Tuesday, 25 September 2007


by Bertrand Boer-Waugh

Metapost (n): A post about the post.

Royal Mail, and the Post Office (as public face of the once-great Royal Mail), appear to be playing a dangerous game with its brand. First, deliveries become unreliable. Second, it stops Sunday collections from its letterboxes. In other words, the cost-cutting that is necessary for it comes from cutting its service rather than dealing with its problems with the unions and its striking workforces. Not content with that, they appear now to be using this to increase revenue.

It used to be that if you went in to the Post Office at 2:30pm to post something first class, it was pretty much guaranteed to get there the next day. Now, it seems far less likely to get there the next day. The question I am left asking myself is whether or not this is intentional on their part.

A number of times now, I have been in the post office about that time. Each time, they have been asking the same question: "do you want to pay for special delivery so that it gets there tomorrow?" The cost of special delivery is three times the cost of standard first class. I can see the strength of them making money through offering additional services such as loans and insurance - they have an expensive branch network to maintain (even if the rural post office is increasingly becoming either a thing of the past or a weekly visit). But offering people a service upgrade at three times the cost? This can only mean one of two things: firstly, the service that used to be reliable is now not reliable and so they will charge more for it, or secondly they are selling a more expensive service that people don't actually need. Either way, they don't come out of it well.

This raises an interesting question from a strategic point of view. Yes, the internet means that people are sending letters less and less. But companies that respond to a decline in their market (particularly one arising from an external threat) by increasing the cost of their service frequently find it to be the nail in the coffin. It is a grave mistake. If the rise in e-business teaches us anything, it is that you find a way to make your service cheaper (if not free) and proliferate usage of it. Imagine if google had charged you a penny for every search. It would have cost even a prolific searcher only about £3 per month, but the psychological barrier would have reduced our search (and therefore their modern business) dramatically.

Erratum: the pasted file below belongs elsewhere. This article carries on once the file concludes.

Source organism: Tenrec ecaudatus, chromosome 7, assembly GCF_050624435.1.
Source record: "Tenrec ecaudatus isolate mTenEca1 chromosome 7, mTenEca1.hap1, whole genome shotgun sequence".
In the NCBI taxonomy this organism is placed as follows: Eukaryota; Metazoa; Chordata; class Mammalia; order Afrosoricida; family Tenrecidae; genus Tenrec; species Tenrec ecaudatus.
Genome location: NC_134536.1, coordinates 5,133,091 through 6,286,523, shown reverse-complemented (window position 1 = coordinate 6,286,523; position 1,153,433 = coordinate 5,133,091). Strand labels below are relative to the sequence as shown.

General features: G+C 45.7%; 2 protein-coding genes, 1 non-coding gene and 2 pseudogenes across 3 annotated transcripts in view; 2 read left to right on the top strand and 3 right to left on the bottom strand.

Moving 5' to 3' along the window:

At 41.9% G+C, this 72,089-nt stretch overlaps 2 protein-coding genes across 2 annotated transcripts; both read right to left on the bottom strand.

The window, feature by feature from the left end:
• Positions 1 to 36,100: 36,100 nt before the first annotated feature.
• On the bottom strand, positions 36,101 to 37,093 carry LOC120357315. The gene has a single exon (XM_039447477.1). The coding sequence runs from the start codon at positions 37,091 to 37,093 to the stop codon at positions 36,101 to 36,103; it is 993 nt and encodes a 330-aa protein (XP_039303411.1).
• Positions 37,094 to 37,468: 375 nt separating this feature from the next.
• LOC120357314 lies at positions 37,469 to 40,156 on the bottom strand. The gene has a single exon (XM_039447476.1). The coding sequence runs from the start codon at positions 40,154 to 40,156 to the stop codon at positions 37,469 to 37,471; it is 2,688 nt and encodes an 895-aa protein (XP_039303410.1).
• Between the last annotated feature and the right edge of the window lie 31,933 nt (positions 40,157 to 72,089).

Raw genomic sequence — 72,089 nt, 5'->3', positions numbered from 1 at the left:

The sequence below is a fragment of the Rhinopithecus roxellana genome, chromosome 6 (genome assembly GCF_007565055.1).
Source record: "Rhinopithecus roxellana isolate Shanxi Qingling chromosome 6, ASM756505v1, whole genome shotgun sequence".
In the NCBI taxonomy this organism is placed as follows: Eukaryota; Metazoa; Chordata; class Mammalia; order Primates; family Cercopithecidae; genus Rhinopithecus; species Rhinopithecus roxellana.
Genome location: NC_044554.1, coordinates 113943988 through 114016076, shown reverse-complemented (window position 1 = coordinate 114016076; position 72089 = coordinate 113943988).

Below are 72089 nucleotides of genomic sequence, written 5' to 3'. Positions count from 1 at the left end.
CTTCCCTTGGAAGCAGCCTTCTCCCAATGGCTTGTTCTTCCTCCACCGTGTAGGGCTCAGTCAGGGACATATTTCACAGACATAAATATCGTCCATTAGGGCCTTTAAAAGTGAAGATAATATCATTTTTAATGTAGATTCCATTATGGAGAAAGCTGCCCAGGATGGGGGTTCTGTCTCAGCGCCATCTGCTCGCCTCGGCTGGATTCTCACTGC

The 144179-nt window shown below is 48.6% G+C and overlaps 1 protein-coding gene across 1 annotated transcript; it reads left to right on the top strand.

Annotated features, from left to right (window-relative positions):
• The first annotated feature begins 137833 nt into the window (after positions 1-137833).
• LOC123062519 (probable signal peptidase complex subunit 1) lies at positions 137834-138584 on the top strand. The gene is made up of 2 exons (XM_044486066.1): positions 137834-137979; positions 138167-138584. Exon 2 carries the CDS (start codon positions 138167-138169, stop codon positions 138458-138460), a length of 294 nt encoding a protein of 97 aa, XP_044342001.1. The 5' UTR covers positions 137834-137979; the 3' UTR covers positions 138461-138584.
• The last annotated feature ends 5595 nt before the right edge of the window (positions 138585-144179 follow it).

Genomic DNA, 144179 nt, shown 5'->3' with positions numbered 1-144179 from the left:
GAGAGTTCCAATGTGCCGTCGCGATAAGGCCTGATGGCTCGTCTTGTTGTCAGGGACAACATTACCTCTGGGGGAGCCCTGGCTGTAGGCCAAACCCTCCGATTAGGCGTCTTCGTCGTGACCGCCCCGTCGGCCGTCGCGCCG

There are all sorts of ways that they could do that. Offer a monthly fee to guarantee no leaflets through the door, for example. But raising the price on us (and making the service seem unreliable and expensive) will kill it. Competition aside, we have plenty of alternatives to snail mail for the bulk of our communications. What they should be doing, rather than competing for a greater share of our existing communications, or charging us more for the communications that we choose to (or have to) post, is exploring ways to make the post cheap enough to use without thinking and then finding new ways to make us communicate through the post more.


Charles Pooter said...

Great first article Bertrand!

Welcome to Little Man, What Now?

Edwin Hesselthwite said...

Excellent Stuff Bertrand... Welcome to the disciples of Adam Hawks, we'll be sending you the complementary hat and pipe in the post.

And also, you've brought us to the edge of cracking 60 RSS, fantastic stuff. We've been loitering around the mid 50s and high 40s for the last 2 weeks, what we needed was fresh blood.

Bertrand Boer-Waugh said...

[gush gush] thank you chaps. In celebration I look forward to enjoying a nice shag - in the pipe you're sending, that is...